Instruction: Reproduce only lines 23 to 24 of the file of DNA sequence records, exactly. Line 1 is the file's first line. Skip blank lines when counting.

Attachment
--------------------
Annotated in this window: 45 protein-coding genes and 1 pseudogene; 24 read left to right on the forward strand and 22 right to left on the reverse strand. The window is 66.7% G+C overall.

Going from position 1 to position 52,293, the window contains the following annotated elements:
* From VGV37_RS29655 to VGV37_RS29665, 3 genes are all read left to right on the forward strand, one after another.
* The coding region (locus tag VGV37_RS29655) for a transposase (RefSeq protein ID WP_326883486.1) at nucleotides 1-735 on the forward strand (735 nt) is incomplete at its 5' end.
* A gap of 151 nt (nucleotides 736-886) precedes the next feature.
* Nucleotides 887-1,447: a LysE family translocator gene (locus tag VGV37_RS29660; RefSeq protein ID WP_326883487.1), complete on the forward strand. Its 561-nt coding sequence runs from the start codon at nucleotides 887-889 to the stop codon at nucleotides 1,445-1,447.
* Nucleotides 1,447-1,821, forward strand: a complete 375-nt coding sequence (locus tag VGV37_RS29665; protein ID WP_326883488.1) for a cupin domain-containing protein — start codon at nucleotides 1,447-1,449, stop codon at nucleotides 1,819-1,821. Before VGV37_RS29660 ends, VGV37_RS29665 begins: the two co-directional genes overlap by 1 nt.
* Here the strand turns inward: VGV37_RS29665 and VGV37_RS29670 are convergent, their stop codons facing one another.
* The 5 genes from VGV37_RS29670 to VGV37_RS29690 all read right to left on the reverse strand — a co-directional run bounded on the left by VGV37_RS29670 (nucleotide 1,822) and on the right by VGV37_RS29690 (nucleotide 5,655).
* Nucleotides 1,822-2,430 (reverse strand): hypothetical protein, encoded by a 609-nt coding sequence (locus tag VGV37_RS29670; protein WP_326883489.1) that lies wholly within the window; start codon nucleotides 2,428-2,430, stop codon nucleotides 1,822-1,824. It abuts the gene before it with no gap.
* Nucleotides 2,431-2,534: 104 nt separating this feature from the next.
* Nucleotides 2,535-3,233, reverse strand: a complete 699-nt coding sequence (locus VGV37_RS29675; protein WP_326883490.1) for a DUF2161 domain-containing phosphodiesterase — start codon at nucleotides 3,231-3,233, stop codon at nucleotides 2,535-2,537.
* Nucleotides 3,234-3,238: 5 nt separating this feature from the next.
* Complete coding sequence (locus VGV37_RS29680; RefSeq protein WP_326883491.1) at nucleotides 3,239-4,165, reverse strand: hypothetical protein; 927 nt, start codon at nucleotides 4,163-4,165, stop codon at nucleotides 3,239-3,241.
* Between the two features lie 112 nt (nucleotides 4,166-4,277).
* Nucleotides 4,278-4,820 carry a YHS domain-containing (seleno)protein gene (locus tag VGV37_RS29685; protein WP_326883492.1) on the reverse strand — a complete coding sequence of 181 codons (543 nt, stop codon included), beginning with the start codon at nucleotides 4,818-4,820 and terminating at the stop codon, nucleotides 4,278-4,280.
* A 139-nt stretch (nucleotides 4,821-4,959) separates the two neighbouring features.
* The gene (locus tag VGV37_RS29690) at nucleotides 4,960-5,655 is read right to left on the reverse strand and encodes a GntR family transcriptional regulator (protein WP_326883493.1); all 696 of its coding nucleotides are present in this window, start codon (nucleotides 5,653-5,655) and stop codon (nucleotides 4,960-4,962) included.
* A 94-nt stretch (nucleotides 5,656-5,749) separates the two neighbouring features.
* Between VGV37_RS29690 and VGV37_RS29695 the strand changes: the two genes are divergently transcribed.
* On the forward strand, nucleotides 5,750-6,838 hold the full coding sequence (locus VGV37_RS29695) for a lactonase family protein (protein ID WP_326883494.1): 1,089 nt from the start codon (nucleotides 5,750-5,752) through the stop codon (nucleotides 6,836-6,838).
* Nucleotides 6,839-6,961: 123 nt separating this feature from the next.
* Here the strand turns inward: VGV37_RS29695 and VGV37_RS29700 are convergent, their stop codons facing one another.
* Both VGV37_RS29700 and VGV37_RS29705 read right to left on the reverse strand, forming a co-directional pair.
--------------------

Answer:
* Here the strand turns inward: VGV37_RS29695 and VGV37_RS29700 are convergent, their stop codons facing one another.
* Both VGV37_RS29700 and VGV37_RS29705 read right to left on the reverse strand, forming a co-directional pair.